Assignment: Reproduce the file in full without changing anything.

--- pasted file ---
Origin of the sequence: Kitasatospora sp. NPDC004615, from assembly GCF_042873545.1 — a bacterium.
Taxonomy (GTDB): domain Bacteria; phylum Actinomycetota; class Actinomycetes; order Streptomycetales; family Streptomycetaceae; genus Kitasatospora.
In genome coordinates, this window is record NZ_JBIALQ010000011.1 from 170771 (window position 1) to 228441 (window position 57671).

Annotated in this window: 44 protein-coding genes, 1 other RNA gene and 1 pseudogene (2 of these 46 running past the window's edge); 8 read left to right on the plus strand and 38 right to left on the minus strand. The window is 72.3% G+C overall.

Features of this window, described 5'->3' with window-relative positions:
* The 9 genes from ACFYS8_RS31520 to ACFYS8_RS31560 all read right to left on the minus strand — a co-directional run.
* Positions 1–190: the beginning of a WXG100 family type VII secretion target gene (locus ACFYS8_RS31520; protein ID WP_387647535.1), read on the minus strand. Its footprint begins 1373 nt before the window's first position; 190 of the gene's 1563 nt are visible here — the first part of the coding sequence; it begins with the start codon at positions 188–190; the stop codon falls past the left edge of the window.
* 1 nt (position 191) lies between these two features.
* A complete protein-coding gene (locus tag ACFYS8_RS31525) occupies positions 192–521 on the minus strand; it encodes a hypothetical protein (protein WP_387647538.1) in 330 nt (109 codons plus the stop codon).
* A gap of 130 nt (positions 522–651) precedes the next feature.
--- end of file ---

Origin of the sequence: Kitasatospora sp. NPDC004615, from assembly GCF_042873545.1 — a bacterium.
Taxonomy (GTDB): domain Bacteria; phylum Actinomycetota; class Actinomycetes; order Streptomycetales; family Streptomycetaceae; genus Kitasatospora.
In genome coordinates, this window is record NZ_JBIALQ010000011.1 from 170771 (window position 1) to 228441 (window position 57671).

Annotated in this window: 44 protein-coding genes, 1 other RNA gene and 1 pseudogene (2 of these 46 running past the window's edge); 8 read left to right on the plus strand and 38 right to left on the minus strand. The window is 72.3% G+C overall.

Features of this window, described 5'->3' with window-relative positions:
* The 9 genes from ACFYS8_RS31520 to ACFYS8_RS31560 all read right to left on the minus strand — a co-directional run.
* Positions 1–190: the beginning of a WXG100 family type VII secretion target gene (locus ACFYS8_RS31520; protein ID WP_387647535.1), read on the minus strand. Its footprint begins 1373 nt before the window's first position; 190 of the gene's 1563 nt are visible here — the first part of the coding sequence; it begins with the start codon at positions 188–190; the stop codon falls past the left edge of the window.
* 1 nt (position 191) lies between these two features.
* A complete protein-coding gene (locus tag ACFYS8_RS31525) occupies positions 192–521 on the minus strand; it encodes a hypothetical protein (protein WP_387647538.1) in 330 nt (109 codons plus the stop codon).
* A gap of 130 nt (positions 522–651) precedes the next feature.